November 14, 2009
Drugs Better Than Diet For Cancer Prevention?

Gina Kolata, writing in the New York Times talks to a lot of top medical researchers and reports on cancer-preventing drugs that go unused and the many disappointing diet and vitamin interventions for cancer prevention.

Many Americans do not think twice about taking medicines to prevent heart disease and stroke. But cancer is different. Much of what Americans do in the name of warding off cancer has not been shown to matter, and some things are actually harmful. Yet the few medicines proved to deter cancer are widely ignored.

The article does an excellent job of reviewing assorted great hopes for reduced cancer risk via diet and vitamins and how many of these approaches failed in large scale intervention trials. Biogerontologist Aubrey de Grey probably doesn't find this surprising since he argues that if micronutrients could deliver large benefits we'd probably carry mutations to up their concentrations in our bodies. There is a counter evolutionary argument though: an antioxidant in higher concentrations might make us less fit in the short term and therefore would have been selected against.

I'm willing to use drugs to cut cancer risks. The drugs finasteride and dutasteride (both used to stop hair loss and treat swollen prostates) would eliminate over a quarter of all prostate cancer cases per year if taken long term to protect against prostate cancer.

A large and rigorous study found that a generic drug, finasteride, costing about $2 a day, could prevent as many as 50,000 cases each year. Another study found that finasteride’s close cousin, dutasteride, about $3.50 a day, has the same effect.

Did she say $2 per day? I used a drug price comparison web site and found Costco selling finasteride for $1.19 per 5 mg tablet in quantity 100. A 10 year supply would set you back about $4400. Having helped someone die from prostate cancer that seems like a very low price to pay to avoid a horrible end. Heck, you can do even cheaper abroad and this is a generic drug. You won't be ripping off intellectual property by buying abroad.

I'm already tempted to ask a doctor to prescribe finasteride or dutasteride. Preserve hair, avoid prostatic hyperplasia (where the prostate slows urine flow), and avoid prostate cancer. I mean, why not? The side effects are said to wear off after a year. Any readers taking it? One concern: what other effects come from lowering dihydrotestosterone? Does regular testosterone also rise as a result?

Tamoxifen cuts the risk of breast cancer in half. An osteoporosis drug, Evista, does the same thing with fewer risks.

Then, in 1999, he had a chance to do another breast cancer prevention trial, this time of an osteoporosis drug, raloxifene, or Evista, which did not have the cancer drug taint. It was to be compared with tamoxifen.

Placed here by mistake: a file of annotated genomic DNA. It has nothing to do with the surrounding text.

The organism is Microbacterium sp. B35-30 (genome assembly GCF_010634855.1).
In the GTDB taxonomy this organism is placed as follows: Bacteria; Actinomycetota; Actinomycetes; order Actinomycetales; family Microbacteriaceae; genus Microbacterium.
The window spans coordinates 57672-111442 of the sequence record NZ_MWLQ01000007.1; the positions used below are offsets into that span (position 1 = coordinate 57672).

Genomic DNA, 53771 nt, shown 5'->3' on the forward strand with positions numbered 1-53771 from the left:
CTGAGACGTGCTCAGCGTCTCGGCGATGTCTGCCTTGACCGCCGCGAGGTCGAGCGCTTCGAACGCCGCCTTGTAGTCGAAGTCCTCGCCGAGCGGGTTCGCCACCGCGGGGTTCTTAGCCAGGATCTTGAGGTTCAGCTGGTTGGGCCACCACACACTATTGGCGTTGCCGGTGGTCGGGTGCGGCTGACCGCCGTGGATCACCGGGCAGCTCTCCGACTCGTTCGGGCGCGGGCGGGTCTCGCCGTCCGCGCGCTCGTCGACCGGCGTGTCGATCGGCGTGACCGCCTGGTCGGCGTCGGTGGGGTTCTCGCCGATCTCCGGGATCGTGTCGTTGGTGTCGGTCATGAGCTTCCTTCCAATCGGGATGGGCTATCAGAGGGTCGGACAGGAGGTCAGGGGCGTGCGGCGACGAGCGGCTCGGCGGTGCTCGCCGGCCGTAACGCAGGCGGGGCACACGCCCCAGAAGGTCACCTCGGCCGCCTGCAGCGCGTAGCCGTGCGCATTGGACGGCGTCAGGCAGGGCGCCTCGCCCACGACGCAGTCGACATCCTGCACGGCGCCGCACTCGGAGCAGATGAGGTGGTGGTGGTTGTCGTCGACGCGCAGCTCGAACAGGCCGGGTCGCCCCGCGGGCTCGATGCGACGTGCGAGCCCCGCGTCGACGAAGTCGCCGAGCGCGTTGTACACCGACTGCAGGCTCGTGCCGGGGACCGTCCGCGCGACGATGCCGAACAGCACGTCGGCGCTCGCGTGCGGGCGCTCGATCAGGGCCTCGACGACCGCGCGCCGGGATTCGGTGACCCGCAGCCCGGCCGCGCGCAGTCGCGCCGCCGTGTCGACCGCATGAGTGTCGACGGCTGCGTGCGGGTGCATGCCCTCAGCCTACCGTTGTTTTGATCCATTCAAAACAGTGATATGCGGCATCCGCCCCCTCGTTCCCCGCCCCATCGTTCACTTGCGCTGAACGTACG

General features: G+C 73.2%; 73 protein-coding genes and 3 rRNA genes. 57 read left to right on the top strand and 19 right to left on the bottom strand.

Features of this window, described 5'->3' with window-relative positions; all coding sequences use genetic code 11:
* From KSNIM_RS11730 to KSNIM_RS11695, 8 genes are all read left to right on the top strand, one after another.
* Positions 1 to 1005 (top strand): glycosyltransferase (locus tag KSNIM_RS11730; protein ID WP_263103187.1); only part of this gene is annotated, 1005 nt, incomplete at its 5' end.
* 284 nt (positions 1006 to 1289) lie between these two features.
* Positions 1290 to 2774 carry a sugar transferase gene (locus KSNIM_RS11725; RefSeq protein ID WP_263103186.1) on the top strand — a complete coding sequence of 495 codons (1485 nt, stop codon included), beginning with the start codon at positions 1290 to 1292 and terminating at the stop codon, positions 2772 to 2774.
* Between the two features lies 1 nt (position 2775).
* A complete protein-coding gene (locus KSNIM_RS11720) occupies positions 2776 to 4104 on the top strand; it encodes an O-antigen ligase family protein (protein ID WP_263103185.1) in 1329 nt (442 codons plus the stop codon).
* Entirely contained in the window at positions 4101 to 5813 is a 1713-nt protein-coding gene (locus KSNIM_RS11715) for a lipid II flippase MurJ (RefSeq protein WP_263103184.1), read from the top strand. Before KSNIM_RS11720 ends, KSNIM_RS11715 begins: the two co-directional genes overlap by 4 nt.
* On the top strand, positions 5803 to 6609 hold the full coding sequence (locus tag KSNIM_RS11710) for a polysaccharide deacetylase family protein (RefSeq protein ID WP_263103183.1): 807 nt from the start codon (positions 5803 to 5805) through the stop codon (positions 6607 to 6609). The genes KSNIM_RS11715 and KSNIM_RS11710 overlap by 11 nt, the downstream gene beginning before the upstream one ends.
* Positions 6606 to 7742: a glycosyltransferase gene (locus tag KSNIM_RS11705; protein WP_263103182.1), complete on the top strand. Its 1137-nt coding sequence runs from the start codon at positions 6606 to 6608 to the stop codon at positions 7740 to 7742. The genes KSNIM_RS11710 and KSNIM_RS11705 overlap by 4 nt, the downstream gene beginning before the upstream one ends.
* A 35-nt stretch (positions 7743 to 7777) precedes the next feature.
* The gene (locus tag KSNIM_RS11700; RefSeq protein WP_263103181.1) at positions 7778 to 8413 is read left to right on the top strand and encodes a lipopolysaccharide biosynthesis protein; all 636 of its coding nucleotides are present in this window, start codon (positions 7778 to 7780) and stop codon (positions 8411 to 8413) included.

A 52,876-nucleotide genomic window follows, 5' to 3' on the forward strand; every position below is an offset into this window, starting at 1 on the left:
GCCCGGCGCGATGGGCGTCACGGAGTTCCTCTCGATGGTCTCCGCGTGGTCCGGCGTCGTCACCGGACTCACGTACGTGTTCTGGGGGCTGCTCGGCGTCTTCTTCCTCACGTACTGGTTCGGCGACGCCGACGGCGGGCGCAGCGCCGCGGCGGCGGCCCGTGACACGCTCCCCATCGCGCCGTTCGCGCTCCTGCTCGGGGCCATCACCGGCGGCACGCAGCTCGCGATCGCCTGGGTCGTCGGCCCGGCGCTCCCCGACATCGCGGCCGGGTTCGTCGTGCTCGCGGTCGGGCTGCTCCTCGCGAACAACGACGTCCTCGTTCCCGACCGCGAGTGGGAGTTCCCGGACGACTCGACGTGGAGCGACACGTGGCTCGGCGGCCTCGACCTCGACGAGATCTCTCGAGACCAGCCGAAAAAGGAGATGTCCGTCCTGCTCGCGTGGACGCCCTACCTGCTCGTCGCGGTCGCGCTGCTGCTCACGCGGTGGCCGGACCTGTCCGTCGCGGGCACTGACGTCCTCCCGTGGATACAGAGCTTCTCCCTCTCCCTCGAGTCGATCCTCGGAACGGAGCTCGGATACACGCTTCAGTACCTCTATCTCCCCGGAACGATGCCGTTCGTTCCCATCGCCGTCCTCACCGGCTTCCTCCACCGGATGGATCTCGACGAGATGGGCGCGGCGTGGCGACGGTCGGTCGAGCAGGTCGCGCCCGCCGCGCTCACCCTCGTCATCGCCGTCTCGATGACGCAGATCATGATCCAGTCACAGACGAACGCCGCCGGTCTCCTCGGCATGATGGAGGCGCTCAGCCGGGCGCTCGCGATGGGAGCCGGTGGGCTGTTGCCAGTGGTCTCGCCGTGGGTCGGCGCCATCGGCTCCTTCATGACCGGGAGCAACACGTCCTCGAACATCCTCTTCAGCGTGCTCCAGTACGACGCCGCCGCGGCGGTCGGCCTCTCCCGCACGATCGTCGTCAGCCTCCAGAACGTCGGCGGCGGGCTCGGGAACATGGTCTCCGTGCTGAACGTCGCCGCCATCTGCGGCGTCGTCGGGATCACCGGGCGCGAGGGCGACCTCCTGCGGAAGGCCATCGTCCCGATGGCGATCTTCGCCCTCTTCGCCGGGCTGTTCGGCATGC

The $110 million study, involving 19,000 women, ended in 2006. The two drugs were found to be equally effective in preventing breast cancer, but with raloxifene there was no excess uterine cancer and the clotting risk was 30 percent less.

Share |      Randall Parker, 2009 November 14 02:44 PM  Aging Drugs

Someone said at November 14, 2009 3:06 PM:

I've considered finasteride for hair loss but I'm concerned what it's role is in the brain and its effect on personality. If I could cut my cancer risk and reduce balding without messing with my hormones it would be a no-brainer.

kurt9 said at November 14, 2009 4:12 PM:

The problem with finasteride is that oral use will cause chemical castration, as well as a subtle feminizing effect. This is doubly true for dutasteride. I use finasteride to prevent head hair loss by grinding up the tablets and adding the resultant powder into the topical Rogaine solutions that I use (the stuff does absorb through the scalp). I will do the same for dutasteride once my supply of finasteride runs out (I buy it cheap from international suppliers cheaply through the internet. It is par for the course for the NY Times journalist who wrote the article to not point out these issues with oral use of finasteride and dutasteride.

Mthson said at November 14, 2009 4:17 PM:

I'm glad to hear that about finasteride. I've been taking it for 3 years for hair loss prevention. When I was researching it in 2006, the data seemed solid that it significantly reduced hair loss.

In the studies, not many people have side effects, and in my case I didn't detect anything. One thing to remember: if you stop taking it after you started, or take it inconsistently, hair loss could be worse than if you never started.

Online purchasing
1. I purchase finasteride from Inhouse Pharmacy is a company in India that seems to have a good reputation, and it also sells more serious medications like treatments for AIDS.
2. I've also received this advice, which sounds good: "The excellent book "Rule the Web" has a tip on this. They recommend a couple of sites- : updated list of highly rated pharmacies. They say gets good ratings - "

3 thoughts on hair loss (in case it's useful to anyone)
1. I also use the topical Revivogen Scalp Therapy during the morning and night. I wet and then dry my hair first so the solution doesn't get wasted soaking into my hair. Last I checked, the science underlying Revivogen seemed good, and if I miss an application of the solution, the hair follicles on the front of my scalp hurt a little, which seems to be a reasonable indication that it's doing something.
2. I found to be the most useful resource site and forum for hair loss. I haven't done research since 2006, though.
3. If my hair loss progressed to a point that I was unhappy with it, I'd consider getting a wig. That's what the PUAs (pick up-artists) and men and women in showbiz do. (Shocking: Beyonce doesn't really have wavy blond hair.)

Thras said at November 14, 2009 5:14 PM:

The first study on this concluded that it just makes prostate cancer easier to spot. And, like the other poster mentioned, affects hormone regulation. What it does to all-cause mortality is unknown because they haven't studied that.

What we really need is a better system for drug research.

Randall Parker said at November 14, 2009 6:47 PM:


I think the order of thinking was initially it looked like finasteride upped the incidence of prostate cancer. But further investigation led to the conclusion that it just allowed earlier diagnosis by shrinking the non-tumor part of the prostate. But then it is my understanding that in the longer run use of finasteride reduced the incidence of prostate cancer.